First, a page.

Thanks to the Zugdidi Screening Center built by Caritas Czech Republic (CCR), 65-year-old Nani Saghrishvili learned about breast cancer diagnosis at an early stage and has already defeated the disease. “My doctor tells me from now on I can say goodbye to cancer, forever” she says excitedly.
Nani Says Goodbye to Cancer Forever
65-year-old Nani from the Lanchkhuti municipality of Guria region recalls the moment she accidentally noticed a small lump in her breast while bathing. However, at first, she did not pay much attention to it and only decided to go to the doctor at the request of her children.
“I had a cancer phobia, even the word ‘cancer’ sounded bad to me. I stayed calm, as I did not expect any bad news. However, when they examined me at the Zugdidi Screening Center, the doctors told me I had a stage two tumor. Of course, that diagnosis frightened me a lot. But the doctors took care of me and warmly explained that I had to have surgery and it would definitely have a positive result.”
Nani says that after the surgery, it took four courses of chemotherapy to completely defeat the disease.
“Thankfully, the Zugdidi Screening Center offered the very expensive medical examinations for free. Otherwise, considering my low income, I would not have been able to pay for the services on my own,” Nani notes.
It is a well-known fact that checking for cancer (or for abnormal cells that may become cancer) in people without any symptoms has no alternative to detecting the disease at an early stage and reducing the chance of dying from it.
According to the Population-Based Cancer Registry operating in the country since 2015, between 2015-2019, Georgia’s survival rate improved. This mostly resulted from the screening program introduced to the country more than 10 years ago. However, the statistics still lag noticeably behind European countries and the United States.
The state screening program in Georgia, within which breast, cervical, prostate, or colorectal cancer are diagnosed for free, was launched in 2008. Until 2019, access to the state screening program for the people of western Georgia was a vital challenge for the country, as the screening center operated only in the capital.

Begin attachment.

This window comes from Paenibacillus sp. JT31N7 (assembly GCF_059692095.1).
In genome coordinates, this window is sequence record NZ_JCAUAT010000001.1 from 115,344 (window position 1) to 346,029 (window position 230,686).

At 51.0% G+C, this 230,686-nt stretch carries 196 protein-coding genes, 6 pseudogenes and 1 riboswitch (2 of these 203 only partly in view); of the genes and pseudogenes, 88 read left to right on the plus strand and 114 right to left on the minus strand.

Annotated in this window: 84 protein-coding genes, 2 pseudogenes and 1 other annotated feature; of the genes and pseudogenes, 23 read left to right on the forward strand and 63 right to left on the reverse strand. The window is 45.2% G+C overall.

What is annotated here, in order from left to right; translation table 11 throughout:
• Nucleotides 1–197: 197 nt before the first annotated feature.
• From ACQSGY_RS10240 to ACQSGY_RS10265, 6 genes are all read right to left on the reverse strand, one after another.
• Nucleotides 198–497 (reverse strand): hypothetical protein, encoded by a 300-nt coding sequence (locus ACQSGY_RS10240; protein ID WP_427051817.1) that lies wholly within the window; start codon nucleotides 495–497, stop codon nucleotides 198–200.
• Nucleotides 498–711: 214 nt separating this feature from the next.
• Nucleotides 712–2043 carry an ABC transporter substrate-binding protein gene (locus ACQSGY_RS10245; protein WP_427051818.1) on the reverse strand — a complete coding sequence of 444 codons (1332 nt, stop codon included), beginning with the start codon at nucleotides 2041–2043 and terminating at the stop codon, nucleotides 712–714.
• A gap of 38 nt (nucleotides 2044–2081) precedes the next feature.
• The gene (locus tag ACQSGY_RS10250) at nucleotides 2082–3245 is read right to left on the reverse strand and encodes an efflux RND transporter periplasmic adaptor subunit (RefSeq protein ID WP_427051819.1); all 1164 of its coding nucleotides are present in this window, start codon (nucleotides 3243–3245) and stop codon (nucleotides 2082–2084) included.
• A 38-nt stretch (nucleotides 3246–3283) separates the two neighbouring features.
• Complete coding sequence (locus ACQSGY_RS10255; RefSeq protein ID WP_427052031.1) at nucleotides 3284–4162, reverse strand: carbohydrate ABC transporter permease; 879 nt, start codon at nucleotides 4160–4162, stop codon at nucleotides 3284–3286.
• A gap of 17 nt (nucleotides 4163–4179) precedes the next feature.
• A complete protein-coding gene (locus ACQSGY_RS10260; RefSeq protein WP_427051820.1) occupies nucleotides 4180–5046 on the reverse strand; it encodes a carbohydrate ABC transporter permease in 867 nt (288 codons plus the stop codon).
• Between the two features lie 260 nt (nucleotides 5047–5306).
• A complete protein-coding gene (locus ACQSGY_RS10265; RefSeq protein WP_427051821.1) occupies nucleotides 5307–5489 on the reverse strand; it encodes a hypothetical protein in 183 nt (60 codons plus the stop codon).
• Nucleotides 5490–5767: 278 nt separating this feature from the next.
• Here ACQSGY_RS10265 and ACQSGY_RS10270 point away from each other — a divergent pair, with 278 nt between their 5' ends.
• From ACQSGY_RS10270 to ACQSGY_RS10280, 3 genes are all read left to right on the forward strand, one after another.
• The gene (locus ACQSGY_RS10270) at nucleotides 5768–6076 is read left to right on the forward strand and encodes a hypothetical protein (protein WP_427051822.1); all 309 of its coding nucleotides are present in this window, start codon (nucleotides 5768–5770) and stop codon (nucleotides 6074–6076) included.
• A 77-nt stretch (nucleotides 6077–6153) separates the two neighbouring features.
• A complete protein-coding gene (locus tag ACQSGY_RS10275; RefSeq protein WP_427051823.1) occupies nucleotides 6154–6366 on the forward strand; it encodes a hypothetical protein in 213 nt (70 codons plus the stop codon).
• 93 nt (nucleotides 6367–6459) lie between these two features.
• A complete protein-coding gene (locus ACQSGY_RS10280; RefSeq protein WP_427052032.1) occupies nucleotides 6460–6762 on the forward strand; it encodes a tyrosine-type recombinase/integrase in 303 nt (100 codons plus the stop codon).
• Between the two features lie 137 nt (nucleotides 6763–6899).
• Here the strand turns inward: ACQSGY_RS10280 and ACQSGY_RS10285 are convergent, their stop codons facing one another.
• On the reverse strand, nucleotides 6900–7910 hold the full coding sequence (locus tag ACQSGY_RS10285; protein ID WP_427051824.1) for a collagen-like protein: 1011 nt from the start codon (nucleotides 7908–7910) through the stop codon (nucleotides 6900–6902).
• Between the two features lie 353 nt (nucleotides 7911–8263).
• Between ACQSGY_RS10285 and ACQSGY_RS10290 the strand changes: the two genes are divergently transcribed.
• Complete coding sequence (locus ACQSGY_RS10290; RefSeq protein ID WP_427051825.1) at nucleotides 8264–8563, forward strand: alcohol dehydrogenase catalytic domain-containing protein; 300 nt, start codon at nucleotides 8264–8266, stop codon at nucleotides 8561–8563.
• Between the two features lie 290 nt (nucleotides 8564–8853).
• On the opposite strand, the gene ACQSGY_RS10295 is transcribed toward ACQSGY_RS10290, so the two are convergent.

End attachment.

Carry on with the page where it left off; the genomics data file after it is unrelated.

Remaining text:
In 2019, Caritas Czech Republic (CCR), in partnership with Cancer Prevention Center, opened the Zugdidi Screening Center. Since then, 4035 people have been screened for breast, cervical, prostate, and colorectal cancer. Thanks to the screening program, hundreds of patients learnt about their diagnosis at an early stage and that enabled them to treat the disease on time.
Medical Director of the Zugdidi Screening Center, Irina Pochkhua,explains that before the foundation of the local screening center, the population of Samegrelo-Zemo Svaneti was vulnerable to cancer. Based on the statistics, she pays special attention to the prevention of breast cancer and notes that since the establishment of the center, 124 suspected cases of breast cancer have been identified:
“An active information campaign is very important, as more people learn about the screening program and visit the Zugdidi Screening Center”.
The Role of the Health Promotion Activities
Caritas Czech Republic (CCR) has been working on information campaigns on cancer prevention, early detection, and access to the free screening program for years now. With this in mind, CCR community mobilizers are meeting the local population of different municipalities to provide information on the importance of screening and assist them in organized transportation to the Zugdidi Screening Center in partnership with local municipal governments.
Tamar Kurtanidze, Project Manager of Caritas Czech Republic, believes that the information campaign has the greatest impact on increasing the number of people visiting the center. However, she explains that a large part of the population is still not aware of the importance of detecting the disease at an early stage:
“Several factors are preconditioning the still low number of people who visit the center: first, there is still a low level of awareness and also stigma related to cancer, and Caritas is actively working in this direction to overcome these barriers in Samegrelo region. Also – unfortunately, there is still low understanding of the importance of preventive examinations in Georgia”.
“The problem is complex, and we are working hard to increase the involvement of the population in the screening program to increase the share of diagnosing the disease at an early stage. Thus, increase survival rates,” states Nana Mebonia, head of the Chronic Diseases and Trauma Division at the National Center for Disease Control and Public Health and a professor at the Tbilisi Medical University.
The center was opened in November 2019 and aims at providing equal geographic as well as financial accessibility to national cancer screening programs (breast, cervical, colorectal cancer screening and prostate cancer program) in Samegrelo-Zemo Svaneti region as well as for the population in Abkhazia given the proximity of the border.